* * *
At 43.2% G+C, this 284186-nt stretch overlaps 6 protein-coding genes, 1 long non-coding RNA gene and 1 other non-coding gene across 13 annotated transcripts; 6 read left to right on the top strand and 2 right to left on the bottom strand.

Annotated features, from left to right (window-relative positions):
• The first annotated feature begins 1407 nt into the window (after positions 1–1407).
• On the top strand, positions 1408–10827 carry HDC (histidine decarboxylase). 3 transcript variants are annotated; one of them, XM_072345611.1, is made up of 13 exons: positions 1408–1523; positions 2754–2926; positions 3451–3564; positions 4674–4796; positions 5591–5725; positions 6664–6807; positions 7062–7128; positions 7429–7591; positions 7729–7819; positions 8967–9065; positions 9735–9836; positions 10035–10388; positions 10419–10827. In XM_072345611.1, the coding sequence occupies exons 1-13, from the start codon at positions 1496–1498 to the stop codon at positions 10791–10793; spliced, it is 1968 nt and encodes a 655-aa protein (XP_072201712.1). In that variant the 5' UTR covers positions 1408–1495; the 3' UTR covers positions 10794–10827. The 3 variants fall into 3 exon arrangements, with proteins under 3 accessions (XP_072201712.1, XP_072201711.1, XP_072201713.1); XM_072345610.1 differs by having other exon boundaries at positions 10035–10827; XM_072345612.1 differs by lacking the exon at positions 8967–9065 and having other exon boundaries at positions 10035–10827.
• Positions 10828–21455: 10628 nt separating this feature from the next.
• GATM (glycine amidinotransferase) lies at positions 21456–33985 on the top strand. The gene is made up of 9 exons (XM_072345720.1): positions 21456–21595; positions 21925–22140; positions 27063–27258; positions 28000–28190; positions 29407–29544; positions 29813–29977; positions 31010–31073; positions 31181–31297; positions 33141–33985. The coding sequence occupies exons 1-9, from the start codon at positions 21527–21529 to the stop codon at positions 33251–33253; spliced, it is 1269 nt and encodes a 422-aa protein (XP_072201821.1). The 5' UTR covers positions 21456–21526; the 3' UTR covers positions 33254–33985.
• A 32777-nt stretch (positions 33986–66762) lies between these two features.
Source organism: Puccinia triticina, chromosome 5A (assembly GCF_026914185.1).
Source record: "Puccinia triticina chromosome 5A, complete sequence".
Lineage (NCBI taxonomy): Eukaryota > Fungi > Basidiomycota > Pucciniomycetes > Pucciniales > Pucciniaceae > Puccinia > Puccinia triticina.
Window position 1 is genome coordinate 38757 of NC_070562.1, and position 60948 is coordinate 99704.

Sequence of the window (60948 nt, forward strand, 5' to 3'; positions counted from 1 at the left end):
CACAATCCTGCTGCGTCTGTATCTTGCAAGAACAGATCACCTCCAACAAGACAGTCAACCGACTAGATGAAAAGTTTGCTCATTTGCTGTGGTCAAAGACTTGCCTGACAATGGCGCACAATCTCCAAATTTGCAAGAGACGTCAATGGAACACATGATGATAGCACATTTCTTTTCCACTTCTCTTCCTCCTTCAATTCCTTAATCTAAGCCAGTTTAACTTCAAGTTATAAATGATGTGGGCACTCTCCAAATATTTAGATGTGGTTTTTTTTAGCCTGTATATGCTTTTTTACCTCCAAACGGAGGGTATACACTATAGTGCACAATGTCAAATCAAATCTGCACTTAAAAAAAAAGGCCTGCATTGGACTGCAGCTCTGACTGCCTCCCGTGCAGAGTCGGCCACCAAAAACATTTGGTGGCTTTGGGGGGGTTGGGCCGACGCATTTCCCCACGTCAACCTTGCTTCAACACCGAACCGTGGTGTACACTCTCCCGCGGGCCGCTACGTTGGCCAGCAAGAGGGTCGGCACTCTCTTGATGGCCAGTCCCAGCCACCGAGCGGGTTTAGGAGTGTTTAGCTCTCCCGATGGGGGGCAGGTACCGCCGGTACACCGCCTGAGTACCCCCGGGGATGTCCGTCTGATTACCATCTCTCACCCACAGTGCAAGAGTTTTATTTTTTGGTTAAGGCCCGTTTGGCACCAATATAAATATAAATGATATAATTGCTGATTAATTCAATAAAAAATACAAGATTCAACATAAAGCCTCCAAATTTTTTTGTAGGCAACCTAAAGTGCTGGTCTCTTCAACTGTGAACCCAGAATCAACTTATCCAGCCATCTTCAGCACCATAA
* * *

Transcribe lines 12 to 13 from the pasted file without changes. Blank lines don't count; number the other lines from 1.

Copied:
Sequence of the window (60948 nt, forward strand, 5' to 3'; positions counted from 1 at the left end):
CACAATCCTGCTGCGTCTGTATCTTGCAAGAACAGATCACCTCCAACAAGACAGTCAACCGACTAGATGAAAAGTTTGCTCATTTGCTGTGGTCAAAGACTTGCCTGACAATGGCGCACAATCTCCAAATTTGCAAGAGACGTCAATGGAACACATGATGATAGCACATTTCTTTTCCACTTCTCTTCCTCCTTCAATTCCTTAATCTAAGCCAGTTTAACTTCAAGTTATAAATGATGTGGGCACTCTCCAAATATTTAGATGTGGTTTTTTTTAGCCTGTATATGCTTTTTTACCTCCAAACGGAGGGTATACACTATAGTGCACAATGTCAAATCAAATCTGCACTTAAAAAAAAAGGCCTGCATTGGACTGCAGCTCTGACTGCCTCCCGTGCAGAGTCGGCCACCAAAAACATTTGGTGGCTTTGGGGGGGTTGGGCCGACGCATTTCCCCACGTCAACCTTGCTTCAACACCGAACCGTGGTGTACACTCTCCCGCGGGCCGCTACGTTGGCCAGCAAGAGGGTCGGCACTCTCTTGATGGCCAGTCCCAGCCACCGAGCGGGTTTAGGAGTGTTTAGCTCTCCCGATGGGGGGCAGGTACCGCCGGTACACCGCCTGAGTACCCCCGGGGATGTCCGTCTGATTACCATCTCTCACCCACAGTGCAAGAGTTTTATTTTTTGGTTAAGGCCCGTTTGGCACCAATATAAATATAAATGATATAATTGCTGATTAATTCAATAAAAAATACAAGATTCAACATAAAGCCTCCAAATTTTTTTGTAGGCAACCTAAAGTGCTGGTCTCTTCAACTGTGAACCCAGAATCAACTTATCCAGCCATCTTCAGCACCATAA